"Internationally recognized scientific standards must be the guidepost for food safety and trade decisions. Allowing private companies to use testing as a 'marketing' tool, before the government first establishes the framework for trade based upon science, will place undue costs on cattlemen without producing additional protections for consumers and our animal herds. Resources spent on this unwarranted effort will take resources away from efforts that do improve the safety of our food supply and the health of our cattle."

AAAAI: Seafood allergies more popular than peanuts; more care needed
By Terry Murray

SAN FRANCISCO A new survey suggests 2.3% of North Americans are allergic to seafood more than twice the rate of peanut allergy.

The figure came from a telephone survey of more than 5,500 U.S. households, representing almost 15,000 Americans.

The figures are likely comparable in Canada, according to Anne Mu?z-Furlong, who presented the data at the AAAAI meeting here.

Although the survey relied on self-report, participants were counted as allergic only if they said the condition had been diagnosed by a physician or if they could provide a convincing history of allergy.

The survey responses revealed reactions to any type of seafood in 0.6% of children (younger than 18 years) and 2.8% of adults, said Mu?z-Furlong, founder and CEO of the Food Allergy and Anaphylaxis Network (FAAN), a patient advocacy group based in Fairfax, Va. Her colleagues included researchers at the Elliot and Roslyn Jaffe Food Allergy Institute at the Mount Sinai School of Medicine in New York.

A closer look showed 0.4% of all reactions were to fish, 2% to shellfish and 0.2% to both, or 2.3% overall.

The most common fin-fish culprits were salmon, tuna and halibut, and the leading causes of shellfish allergy were shrimp, crab and lobster.

Well over half of respondents who were allergic to both kinds of seafood said they'd had recurrent and severe reactions, said Mu?z-Furlong.

Only 55% of the fish-allergic and 40% of the shellfish-allergic respondents had sought medical attention for their reactions, and far fewer only 15% sed epinephrine.

"Individuals often believe they can simply avoid the food," Mu?z-Furlong told a news conference.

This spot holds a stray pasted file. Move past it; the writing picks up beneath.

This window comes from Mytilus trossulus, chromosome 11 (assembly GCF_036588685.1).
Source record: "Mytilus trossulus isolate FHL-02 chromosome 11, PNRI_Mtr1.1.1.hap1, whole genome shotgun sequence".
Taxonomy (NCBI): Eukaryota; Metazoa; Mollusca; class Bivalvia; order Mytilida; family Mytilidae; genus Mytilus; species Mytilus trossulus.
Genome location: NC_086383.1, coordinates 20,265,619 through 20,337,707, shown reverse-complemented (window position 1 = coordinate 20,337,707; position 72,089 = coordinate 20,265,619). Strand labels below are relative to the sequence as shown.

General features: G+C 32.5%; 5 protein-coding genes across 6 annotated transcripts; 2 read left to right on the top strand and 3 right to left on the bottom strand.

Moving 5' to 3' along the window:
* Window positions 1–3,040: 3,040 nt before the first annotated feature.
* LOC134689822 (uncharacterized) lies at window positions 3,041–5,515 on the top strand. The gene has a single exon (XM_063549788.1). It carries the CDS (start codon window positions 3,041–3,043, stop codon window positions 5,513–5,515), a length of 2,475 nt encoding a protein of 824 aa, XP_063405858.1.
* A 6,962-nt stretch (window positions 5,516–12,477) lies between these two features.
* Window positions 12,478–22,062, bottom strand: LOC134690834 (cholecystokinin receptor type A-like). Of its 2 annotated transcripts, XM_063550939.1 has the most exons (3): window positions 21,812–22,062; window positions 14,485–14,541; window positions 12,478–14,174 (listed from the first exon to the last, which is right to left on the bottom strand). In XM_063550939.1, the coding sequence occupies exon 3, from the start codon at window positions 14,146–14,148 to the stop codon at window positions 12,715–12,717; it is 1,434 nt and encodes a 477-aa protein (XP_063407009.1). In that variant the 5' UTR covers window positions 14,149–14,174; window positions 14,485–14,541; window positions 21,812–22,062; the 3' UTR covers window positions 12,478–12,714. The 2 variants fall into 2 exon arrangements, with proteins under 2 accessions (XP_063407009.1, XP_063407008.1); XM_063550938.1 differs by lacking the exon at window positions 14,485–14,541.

"However, study after study shows us that in spite of best efforts at avoidance, accidental ingestion is common."

She urged doctors to ask about food allergy, and particularly seafood allergy, and prescribe auto-injectable epinephrine for allergic patients.

At the same time, Mu?z-Furlong announced that FAAN had launched a seafood allergy registry to allow scientists to learn more about seafood allergies. However, the registry is open to U.S. residents only.

Microbiologists characterise DNA in bacteria responsible for food poisoning

source from:

Research suggests up to one-fifth of all food poisoning outbreaks worldwide may be caused by Bacillus cereus.

19/04/2004 Microbiologists at James Cook University have characterised the DNA in bacteria responsible for one of the world`s most common forms of food poisoning.

The bacteria, which cause millions of violent vomiting cases each year, are only one genetic step removed from anthrax.

Using a powerful molecular method, JCU postgraduate student Paul Horwood has identified the gene in Bacillus cereus that enables this tiny microbe to manufacture the toxin cereulide using the starch in rice.

Research suggests up to one-fifth of all food poisoning outbreaks worldwide may be caused by Bacillus cereus. It is responsible for two distinct food poisoning syndromes: one causes acute nausea and vomiting (the emetic syndrome) and the other diarrhoea.